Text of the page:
It started to snow at noon, just over three hours before Army's scheduled 3:30 p.m. start at Michie Stadium against the Patriot League's Fordham. The prediction was for three to six inches of snow north and west of I287, the beltway that circles the New York metropolitan area and cuts across the Tappan Zee Bridge.
The storm proved worse than that.
Since West Point is west of the Hudson River, 30 miles north of the Tappan Zee Bridge, and elevated several hundred feet above the river, Michie Stadium received the full treatment of the storm, which brought January-like conditions to the area.
A sellout crowd of over 39,000 was expected at the game to see the last home game of the year at West Point while enjoying the peak of the fall foliage season in the Hudson Valley. Many Fordham alumni planned to make the drive to West Point to cheer on their team, which is beginning the slow process of attempting to move up in the world of college football by giving out full athletic scholarships.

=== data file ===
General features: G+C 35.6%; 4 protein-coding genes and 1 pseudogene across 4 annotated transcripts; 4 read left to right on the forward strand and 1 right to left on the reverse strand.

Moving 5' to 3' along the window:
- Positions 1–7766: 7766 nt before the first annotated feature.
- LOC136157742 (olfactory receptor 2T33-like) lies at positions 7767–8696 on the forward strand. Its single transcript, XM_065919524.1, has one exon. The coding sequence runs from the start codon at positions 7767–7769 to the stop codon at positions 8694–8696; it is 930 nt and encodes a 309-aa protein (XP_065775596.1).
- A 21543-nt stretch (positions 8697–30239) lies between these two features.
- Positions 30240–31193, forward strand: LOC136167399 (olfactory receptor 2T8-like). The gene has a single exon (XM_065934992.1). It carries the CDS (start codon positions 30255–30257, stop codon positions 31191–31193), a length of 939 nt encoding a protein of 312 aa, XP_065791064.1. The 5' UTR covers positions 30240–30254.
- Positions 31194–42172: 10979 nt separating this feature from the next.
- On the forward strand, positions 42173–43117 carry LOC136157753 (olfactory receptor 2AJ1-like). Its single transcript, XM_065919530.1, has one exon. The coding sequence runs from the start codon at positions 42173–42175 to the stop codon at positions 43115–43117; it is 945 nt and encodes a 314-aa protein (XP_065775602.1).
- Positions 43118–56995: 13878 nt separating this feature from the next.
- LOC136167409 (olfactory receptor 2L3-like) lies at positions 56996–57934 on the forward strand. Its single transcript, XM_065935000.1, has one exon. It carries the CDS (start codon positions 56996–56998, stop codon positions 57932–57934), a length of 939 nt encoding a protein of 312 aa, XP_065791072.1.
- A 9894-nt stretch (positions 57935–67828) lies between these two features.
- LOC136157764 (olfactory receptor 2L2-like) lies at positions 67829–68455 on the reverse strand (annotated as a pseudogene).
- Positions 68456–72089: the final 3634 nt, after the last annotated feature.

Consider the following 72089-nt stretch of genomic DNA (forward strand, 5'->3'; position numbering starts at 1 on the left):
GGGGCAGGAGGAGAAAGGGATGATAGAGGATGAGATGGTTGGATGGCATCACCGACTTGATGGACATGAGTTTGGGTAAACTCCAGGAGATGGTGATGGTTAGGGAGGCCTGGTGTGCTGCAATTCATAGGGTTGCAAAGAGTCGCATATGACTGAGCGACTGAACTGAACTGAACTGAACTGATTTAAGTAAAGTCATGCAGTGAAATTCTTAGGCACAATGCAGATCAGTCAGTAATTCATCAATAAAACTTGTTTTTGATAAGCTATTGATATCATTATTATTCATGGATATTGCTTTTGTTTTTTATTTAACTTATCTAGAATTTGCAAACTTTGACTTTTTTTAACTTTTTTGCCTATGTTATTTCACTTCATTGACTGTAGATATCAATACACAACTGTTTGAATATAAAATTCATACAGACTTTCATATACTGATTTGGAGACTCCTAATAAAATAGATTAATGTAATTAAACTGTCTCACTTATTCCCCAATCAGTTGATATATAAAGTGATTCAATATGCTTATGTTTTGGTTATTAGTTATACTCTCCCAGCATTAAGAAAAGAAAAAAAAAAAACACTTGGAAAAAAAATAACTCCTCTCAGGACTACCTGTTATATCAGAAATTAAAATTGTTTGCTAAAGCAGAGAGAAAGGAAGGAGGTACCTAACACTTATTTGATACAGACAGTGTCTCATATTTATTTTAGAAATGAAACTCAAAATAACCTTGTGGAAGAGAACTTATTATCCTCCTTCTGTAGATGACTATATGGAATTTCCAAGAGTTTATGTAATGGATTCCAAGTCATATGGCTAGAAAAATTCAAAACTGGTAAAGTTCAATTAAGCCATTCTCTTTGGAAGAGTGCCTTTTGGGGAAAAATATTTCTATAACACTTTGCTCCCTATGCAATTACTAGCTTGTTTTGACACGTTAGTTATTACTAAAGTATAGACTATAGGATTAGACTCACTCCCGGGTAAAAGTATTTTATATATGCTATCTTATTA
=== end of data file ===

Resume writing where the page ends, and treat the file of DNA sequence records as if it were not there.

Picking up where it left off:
Fordham had been a power in college football during the pre-World War II era under coach Jim Crowley. In 1940, the Rams were 8-1 and earned a trip to the Cotton Bowl, where they lost to Texas A&M, 13-12. In 1941, the Rams played to another 8-1 record and the Sugar Bowl, where they beat Missouri 2-0.
Army and Fordham last played in 1949, soon after the sport was "de-emphasized" at the Rose Hill campus.
This year, Army (2-5) came into the game after two consecutive road losses at Miami of Ohio and Vanderbilt. Fordham (1-6) gained 565 yards of offense but lost last week at Lafayette, 45-24.